The secret to reputation

A new global reputation study of more than 100,000 consumers shows that who you are as a company is more important than what you produce.

BMW, Sony and Walt Disney top the list of the most reputable companies in the third annual Global RepTrak 100 released by reputation consultancy Reputation Institute.

The study identifies how stakeholders perceive companies and how those perceptions affect purchasing behavior.

The companies with the 10 best global reputations are:

1. BMW
2. Sony
3. Walt Disney
4. Daimler
5. Apple
6. Google
7. Microsoft
8. Volkswagen
9. Canon
10. Lego Group

Google, at the top of the list in 2011 and 2010, fell to sixth place this year. BMW is the new leader, and is the first company to break the mark for reputation excellence. New to the top 10 is Microsoft, who pushed out Intel for a top spot.

“In today’s reputation economy, what you stand for matters more than what you produce and sell,” says Reputation Institute’s executive partner Kasper Ulf Nielsen. “People’s willingness to buy, recommend, work for and invest in a company is driven 60 per cent by their perceptions of the company and only 40 per cent by their perceptions of their products.”

The study shows that in order to win support and recommendations, a company needs to tell its story in a way that connects with stakeholders on a global level. This is a challenge that even the best companies struggle with.

Nowhere was a strong reputation platform more important this year than with IT giant Apple, which maintained its high ranking despite the loss of its iconic leader, Steve Jobs.

Stronger reputations improve global support

The 2012 Global RepTrak 100 shows that while reputations may be strong in a company’s home country, popularity does not translate easily abroad. While companies see as much as 95 per cent of revenue from foreign markets, only 11 per cent of the top 100 companies have better reputations abroad than at home.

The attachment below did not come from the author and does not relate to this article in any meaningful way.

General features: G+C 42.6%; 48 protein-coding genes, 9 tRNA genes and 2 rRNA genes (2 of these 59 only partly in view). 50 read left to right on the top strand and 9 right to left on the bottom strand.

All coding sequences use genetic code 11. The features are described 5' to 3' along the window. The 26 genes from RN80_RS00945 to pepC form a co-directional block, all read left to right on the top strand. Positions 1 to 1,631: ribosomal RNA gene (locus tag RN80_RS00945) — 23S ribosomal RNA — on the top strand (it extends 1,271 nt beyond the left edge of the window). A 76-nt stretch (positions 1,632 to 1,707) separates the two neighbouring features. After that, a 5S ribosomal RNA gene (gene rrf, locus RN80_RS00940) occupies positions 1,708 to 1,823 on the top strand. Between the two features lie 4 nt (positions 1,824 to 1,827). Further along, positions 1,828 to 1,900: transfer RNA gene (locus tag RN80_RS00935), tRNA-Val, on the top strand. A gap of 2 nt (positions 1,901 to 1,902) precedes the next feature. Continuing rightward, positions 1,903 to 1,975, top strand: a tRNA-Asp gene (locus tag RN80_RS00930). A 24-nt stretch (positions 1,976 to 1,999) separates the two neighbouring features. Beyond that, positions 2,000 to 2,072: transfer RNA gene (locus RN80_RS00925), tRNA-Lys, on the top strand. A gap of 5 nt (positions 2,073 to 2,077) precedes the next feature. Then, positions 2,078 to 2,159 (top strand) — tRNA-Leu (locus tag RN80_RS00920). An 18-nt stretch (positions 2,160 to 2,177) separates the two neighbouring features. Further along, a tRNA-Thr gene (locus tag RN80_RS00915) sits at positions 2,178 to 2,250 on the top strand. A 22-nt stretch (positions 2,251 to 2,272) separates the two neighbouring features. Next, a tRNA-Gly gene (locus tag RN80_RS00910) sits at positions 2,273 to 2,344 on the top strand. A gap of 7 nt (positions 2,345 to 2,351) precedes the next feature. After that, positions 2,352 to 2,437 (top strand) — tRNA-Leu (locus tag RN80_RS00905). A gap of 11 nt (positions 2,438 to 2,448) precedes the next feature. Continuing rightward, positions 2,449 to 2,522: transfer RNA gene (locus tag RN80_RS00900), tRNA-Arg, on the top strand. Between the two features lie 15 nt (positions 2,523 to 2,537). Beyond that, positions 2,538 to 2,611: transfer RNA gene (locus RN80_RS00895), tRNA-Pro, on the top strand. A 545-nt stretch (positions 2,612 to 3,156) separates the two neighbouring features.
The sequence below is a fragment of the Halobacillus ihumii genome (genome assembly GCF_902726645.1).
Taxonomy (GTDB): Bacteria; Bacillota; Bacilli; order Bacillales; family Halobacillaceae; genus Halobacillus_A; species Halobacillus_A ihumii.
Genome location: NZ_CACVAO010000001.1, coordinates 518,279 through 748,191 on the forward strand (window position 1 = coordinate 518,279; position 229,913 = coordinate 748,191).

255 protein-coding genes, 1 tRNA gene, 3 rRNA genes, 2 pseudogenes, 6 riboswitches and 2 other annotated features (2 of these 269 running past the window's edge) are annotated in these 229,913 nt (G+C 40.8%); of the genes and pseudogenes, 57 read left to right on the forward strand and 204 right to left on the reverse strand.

“It’s because reputation isn’t something that’s easy to export,” says Nicolas Georges Trad, executive partner at Reputation Institute.

“Your reputation is an emotional connection which is built over time. It’s tied to your history and past actions. Exporting that emotion is proving to be very difficult. But, it’s a recipe for success when competing globally,” he said.

“Today, companies lose as much as 40 per cent of recommendations outside their home markets. This has to change if they want to capture market shares globally. To improve sales, companies must invest in reputation.”

Results from the study showed a strong correlation between a company’s reputation and consumers’ willingness to recommend it. For the top companies, 55 per cent of consumers said they would definitely recommend their products to others, compared with only 22 per cent for the companies at the bottom of the list.

“We live in a time where word-of-mouth is the number one driver of sales and competitive advantage,” says Trad. “Investing in reputation will pay off on the bottom line.”


The Global RepTrak 100 study measures the reputation of the 100 most highly regarded companies across 15 countries including: Australia, Brazil, Canada, China, France, Germany, India, Italy, Japan, Mexico, Russia, South Korea, Spain, UK and US. Members of the general public rated a maximum of five randomly assigned companies that they were somewhat or very familiar with using Reputation Institute’s RepTrak Pulse methodology. Data was collected in April 2012.

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